A recent report in the American Heart Journal suggests that statins also may decrease the chances of heart disease through another mechanism. A study discovered that patients who take statins seem to be more likely to form "collateral" arteries in the heart, which get around blocked arteries and allow blood to continue to flow.
"These findings suggest that one of the benefits of taking [statins] is that they help the heart to grow new blood vessels that might help supply blood to the part of the heart that is being served by a severely narrowed or even a blocked artery," explained lead author Richard H. Karas, MD, PhD. "And this could help to preserve their heart function in parts of the heart that are not getting enough nutrients and oxygen because of poor blood supply."
Whereas animal experiments have indicated that statin drugs can promote the growth of new vessels in oxygen-related tissues, the researchers needed to determine any similar effect in humans.They evaluated 94 patients with at least 1 major coronary artery blockage who were undergoing angiography. Prior to admission, 51 of the patients were taking statins and 43 were not.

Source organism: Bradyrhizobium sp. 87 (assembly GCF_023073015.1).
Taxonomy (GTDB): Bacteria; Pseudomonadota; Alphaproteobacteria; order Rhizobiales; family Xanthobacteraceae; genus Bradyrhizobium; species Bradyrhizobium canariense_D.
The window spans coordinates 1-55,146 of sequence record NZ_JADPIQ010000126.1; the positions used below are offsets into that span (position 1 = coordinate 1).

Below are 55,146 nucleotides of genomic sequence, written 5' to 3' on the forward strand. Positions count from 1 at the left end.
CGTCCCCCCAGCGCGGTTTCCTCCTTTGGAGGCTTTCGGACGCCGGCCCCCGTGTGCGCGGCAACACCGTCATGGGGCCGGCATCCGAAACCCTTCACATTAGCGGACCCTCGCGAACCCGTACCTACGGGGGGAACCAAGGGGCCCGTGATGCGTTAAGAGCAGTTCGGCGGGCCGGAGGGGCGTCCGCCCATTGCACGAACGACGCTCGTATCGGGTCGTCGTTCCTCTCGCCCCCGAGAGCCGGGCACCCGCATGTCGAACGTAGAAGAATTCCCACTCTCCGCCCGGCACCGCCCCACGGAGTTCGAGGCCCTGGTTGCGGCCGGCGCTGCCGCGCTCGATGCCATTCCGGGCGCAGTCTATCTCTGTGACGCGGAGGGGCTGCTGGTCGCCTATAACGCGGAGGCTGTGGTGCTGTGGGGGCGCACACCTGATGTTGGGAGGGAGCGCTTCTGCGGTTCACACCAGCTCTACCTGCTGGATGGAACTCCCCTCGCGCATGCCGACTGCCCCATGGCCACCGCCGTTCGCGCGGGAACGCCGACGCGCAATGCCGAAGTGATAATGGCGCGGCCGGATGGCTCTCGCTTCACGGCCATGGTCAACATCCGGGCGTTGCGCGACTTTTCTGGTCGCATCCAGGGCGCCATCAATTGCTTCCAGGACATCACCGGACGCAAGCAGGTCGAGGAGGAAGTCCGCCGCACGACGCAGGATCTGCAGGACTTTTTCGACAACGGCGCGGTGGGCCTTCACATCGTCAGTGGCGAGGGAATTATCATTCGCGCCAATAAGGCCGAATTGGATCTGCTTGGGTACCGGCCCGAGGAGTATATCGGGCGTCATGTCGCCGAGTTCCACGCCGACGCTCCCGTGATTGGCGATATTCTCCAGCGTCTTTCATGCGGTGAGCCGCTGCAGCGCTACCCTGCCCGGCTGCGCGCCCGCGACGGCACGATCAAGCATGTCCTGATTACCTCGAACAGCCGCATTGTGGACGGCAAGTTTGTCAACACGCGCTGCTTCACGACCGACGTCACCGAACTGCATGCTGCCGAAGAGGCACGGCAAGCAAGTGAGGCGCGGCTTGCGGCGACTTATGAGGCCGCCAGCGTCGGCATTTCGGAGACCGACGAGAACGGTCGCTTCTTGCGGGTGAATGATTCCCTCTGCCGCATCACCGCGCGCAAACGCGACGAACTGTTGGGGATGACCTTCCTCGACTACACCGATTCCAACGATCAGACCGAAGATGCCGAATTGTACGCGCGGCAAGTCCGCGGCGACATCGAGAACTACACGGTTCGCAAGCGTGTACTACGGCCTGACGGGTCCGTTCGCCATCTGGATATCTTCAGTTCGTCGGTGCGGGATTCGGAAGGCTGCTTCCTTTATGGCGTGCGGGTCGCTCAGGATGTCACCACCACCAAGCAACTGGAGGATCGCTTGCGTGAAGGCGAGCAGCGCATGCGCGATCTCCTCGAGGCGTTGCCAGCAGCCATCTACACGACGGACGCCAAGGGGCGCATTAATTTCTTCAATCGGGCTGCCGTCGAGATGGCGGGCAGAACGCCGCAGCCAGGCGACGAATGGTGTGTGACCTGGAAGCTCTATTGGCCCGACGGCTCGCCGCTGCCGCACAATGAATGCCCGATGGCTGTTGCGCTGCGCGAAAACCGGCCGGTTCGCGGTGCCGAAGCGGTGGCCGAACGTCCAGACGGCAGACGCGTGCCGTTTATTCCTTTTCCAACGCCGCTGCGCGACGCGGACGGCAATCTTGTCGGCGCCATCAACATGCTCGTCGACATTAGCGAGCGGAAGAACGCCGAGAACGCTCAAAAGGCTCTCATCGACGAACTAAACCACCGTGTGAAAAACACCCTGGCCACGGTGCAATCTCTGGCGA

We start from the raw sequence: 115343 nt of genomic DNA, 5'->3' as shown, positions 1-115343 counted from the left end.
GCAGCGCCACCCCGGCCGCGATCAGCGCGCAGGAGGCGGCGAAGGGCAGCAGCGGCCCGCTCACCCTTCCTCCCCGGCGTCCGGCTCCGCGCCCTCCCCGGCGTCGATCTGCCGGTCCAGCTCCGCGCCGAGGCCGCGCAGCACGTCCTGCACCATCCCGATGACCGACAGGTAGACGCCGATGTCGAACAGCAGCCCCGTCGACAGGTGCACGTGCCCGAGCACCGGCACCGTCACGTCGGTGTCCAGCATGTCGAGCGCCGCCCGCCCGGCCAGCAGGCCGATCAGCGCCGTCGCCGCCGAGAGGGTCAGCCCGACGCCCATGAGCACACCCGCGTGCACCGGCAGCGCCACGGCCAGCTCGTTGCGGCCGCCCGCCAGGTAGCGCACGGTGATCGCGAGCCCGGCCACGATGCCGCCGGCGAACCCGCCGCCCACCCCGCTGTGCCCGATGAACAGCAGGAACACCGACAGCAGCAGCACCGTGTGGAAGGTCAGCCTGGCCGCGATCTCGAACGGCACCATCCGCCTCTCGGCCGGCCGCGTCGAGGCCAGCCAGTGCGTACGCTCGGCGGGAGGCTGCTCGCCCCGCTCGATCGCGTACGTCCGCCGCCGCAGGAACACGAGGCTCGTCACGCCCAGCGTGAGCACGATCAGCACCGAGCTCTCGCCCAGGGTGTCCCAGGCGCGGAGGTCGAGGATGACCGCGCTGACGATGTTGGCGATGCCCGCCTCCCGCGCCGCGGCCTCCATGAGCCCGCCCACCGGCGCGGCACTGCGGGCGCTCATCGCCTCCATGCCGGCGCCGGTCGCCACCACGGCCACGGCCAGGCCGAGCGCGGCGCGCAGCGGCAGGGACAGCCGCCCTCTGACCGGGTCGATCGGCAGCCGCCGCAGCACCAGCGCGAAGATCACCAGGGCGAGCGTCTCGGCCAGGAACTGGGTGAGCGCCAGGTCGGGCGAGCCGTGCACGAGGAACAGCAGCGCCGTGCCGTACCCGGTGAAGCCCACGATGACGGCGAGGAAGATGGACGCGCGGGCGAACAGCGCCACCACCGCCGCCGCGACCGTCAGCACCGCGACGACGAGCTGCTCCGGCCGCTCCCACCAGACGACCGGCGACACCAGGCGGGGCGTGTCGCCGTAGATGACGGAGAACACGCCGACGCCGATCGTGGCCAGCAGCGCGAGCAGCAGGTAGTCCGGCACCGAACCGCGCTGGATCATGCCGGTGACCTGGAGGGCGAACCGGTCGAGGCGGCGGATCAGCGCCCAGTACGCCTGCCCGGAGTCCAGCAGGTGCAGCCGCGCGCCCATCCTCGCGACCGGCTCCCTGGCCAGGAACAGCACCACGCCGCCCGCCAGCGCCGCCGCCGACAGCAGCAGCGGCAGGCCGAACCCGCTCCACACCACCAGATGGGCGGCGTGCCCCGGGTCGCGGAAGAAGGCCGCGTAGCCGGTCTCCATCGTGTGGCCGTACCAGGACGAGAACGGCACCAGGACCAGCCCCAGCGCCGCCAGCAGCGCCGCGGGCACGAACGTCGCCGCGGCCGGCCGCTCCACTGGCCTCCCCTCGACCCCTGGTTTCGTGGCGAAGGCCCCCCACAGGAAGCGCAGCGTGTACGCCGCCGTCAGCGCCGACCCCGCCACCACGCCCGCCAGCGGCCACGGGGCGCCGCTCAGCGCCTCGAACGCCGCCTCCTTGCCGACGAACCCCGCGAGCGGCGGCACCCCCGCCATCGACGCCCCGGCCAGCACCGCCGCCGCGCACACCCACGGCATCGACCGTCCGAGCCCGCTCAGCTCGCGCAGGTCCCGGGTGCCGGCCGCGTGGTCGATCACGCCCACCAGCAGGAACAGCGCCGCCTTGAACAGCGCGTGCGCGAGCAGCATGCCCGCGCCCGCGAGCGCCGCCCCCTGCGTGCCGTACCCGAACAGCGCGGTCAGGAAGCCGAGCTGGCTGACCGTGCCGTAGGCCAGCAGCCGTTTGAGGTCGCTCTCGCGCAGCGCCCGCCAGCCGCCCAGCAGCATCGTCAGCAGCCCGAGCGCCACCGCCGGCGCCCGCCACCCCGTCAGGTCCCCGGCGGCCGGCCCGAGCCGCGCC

To draw their conclusions, the investigators graded the presence of coronary collaterals visualized on the angiograms from 0 to 3.The results showed that the average score was considerably higher among statin-treated patients, compared with non-statin-taking participants. Also, the researchers discovered no link between collateral score and levels of low-density lipoproteins.
One study linked multiple pregnancies to an increased risk of developing atrial fibrillation later in life, and another investigated the association between premature delivery and cardiovascular disease.
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